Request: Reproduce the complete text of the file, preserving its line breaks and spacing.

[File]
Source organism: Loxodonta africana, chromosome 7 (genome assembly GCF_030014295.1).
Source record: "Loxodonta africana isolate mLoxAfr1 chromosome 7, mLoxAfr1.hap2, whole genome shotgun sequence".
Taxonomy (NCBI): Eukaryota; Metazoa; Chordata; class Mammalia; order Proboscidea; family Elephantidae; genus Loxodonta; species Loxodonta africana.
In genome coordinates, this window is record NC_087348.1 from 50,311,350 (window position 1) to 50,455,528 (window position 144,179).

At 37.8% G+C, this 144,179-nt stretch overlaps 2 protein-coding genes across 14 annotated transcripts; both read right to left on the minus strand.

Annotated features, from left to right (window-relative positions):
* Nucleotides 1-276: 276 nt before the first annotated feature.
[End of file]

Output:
Source organism: Loxodonta africana, chromosome 7 (genome assembly GCF_030014295.1).
Source record: "Loxodonta africana isolate mLoxAfr1 chromosome 7, mLoxAfr1.hap2, whole genome shotgun sequence".
Taxonomy (NCBI): Eukaryota; Metazoa; Chordata; class Mammalia; order Proboscidea; family Elephantidae; genus Loxodonta; species Loxodonta africana.
In genome coordinates, this window is record NC_087348.1 from 50,311,350 (window position 1) to 50,455,528 (window position 144,179).

At 37.8% G+C, this 144,179-nt stretch overlaps 2 protein-coding genes across 14 annotated transcripts; both read right to left on the minus strand.

Annotated features, from left to right (window-relative positions):
* Nucleotides 1-276: 276 nt before the first annotated feature.